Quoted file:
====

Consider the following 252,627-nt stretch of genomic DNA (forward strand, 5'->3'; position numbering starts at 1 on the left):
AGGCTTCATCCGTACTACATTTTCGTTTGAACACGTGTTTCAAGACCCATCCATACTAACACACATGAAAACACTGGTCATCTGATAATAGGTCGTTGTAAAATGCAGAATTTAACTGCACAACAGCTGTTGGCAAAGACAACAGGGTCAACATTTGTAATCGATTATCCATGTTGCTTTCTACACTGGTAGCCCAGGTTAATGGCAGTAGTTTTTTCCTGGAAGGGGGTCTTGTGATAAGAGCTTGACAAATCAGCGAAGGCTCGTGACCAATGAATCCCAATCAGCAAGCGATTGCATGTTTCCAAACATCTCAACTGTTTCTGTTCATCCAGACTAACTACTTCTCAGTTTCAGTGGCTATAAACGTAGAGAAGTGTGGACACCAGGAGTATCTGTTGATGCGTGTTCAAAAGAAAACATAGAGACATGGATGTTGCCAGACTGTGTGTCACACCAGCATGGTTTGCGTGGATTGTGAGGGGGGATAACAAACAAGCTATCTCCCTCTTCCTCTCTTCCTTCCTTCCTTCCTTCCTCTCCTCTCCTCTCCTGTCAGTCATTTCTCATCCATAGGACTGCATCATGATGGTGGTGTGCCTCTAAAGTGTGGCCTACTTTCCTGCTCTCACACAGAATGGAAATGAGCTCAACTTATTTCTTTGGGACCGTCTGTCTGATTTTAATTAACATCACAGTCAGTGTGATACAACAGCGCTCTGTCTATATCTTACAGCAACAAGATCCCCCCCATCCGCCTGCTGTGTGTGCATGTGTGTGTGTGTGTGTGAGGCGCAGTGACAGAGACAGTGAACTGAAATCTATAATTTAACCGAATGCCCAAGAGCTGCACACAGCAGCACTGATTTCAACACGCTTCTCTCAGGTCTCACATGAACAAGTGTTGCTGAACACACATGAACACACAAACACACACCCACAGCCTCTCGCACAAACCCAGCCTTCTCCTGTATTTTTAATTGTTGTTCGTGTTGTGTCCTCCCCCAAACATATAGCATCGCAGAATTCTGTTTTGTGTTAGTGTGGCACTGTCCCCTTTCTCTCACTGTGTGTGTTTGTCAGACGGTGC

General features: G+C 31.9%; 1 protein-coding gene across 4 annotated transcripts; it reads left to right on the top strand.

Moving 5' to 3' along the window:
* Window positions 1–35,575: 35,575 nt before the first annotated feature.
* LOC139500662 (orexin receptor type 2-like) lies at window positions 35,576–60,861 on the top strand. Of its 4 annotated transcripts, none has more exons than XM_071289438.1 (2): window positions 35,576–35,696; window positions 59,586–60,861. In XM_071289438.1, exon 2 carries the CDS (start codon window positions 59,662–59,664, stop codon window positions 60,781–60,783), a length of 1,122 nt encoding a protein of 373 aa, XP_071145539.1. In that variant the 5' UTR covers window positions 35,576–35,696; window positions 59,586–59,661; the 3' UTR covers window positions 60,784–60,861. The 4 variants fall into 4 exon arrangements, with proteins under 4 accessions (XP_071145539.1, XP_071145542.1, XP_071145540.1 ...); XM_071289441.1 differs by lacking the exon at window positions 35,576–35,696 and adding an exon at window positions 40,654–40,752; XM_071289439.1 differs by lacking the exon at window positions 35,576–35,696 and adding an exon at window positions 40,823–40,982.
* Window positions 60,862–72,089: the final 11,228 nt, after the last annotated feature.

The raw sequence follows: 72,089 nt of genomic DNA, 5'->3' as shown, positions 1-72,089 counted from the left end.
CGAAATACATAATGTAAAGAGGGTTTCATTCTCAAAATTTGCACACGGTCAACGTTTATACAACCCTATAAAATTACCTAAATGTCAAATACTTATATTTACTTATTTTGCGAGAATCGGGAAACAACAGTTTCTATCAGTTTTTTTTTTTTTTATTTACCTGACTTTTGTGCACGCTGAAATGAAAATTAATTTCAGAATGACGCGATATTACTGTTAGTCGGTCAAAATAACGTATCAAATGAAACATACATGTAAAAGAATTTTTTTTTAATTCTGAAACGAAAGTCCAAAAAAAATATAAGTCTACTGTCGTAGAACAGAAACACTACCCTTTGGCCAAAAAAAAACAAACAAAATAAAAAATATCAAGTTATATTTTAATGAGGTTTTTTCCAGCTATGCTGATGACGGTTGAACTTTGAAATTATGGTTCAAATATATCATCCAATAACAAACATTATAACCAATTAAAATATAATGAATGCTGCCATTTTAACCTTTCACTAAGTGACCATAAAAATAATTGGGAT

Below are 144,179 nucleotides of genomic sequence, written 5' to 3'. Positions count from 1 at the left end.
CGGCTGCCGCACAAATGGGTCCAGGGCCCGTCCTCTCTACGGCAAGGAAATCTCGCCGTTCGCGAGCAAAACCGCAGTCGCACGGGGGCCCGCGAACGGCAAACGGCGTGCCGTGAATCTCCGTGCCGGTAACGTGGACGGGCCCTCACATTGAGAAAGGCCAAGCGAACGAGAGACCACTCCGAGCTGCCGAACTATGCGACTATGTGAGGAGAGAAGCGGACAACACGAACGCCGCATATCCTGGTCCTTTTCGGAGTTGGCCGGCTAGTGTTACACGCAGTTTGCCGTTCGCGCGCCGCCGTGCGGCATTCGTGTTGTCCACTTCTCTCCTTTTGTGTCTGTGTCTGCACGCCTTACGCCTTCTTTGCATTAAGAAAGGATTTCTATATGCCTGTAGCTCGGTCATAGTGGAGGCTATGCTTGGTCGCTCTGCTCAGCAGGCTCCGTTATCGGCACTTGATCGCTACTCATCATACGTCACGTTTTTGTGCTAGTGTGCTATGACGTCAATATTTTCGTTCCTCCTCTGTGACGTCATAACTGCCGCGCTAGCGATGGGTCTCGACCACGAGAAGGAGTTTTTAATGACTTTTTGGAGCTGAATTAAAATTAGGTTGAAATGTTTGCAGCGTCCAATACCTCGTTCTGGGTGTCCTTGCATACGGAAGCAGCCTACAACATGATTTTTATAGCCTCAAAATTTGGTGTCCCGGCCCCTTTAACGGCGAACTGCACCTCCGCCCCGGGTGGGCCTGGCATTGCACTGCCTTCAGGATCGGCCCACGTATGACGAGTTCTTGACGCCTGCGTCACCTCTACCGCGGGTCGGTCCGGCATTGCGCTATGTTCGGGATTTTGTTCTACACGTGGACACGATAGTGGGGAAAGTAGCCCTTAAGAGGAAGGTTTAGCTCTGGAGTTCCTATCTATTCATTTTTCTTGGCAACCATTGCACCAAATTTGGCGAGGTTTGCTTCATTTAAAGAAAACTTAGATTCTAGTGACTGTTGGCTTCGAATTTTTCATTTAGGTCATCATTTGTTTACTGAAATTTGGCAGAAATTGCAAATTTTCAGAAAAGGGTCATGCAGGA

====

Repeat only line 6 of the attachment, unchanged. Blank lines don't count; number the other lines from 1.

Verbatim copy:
* LOC139500662 (orexin receptor type 2-like) lies at window positions 35,576–60,861 on the top strand. Of its 4 annotated transcripts, none has more exons than XM_071289438.1 (2): window positions 35,576–35,696; window positions 59,586–60,861. In XM_071289438.1, exon 2 carries the CDS (start codon window positions 59,662–59,664, stop codon window positions 60,781–60,783), a length of 1,122 nt encoding a protein of 373 aa, XP_071145539.1. In that variant the 5' UTR covers window positions 35,576–35,696; window positions 59,586–59,661; the 3' UTR covers window positions 60,784–60,861. The 4 variants fall into 4 exon arrangements, with proteins under 4 accessions (XP_071145539.1, XP_071145542.1, XP_071145540.1 ...); XM_071289441.1 differs by lacking the exon at window positions 35,576–35,696 and adding an exon at window positions 40,654–40,752; XM_071289439.1 differs by lacking the exon at window positions 35,576–35,696 and adding an exon at window positions 40,823–40,982.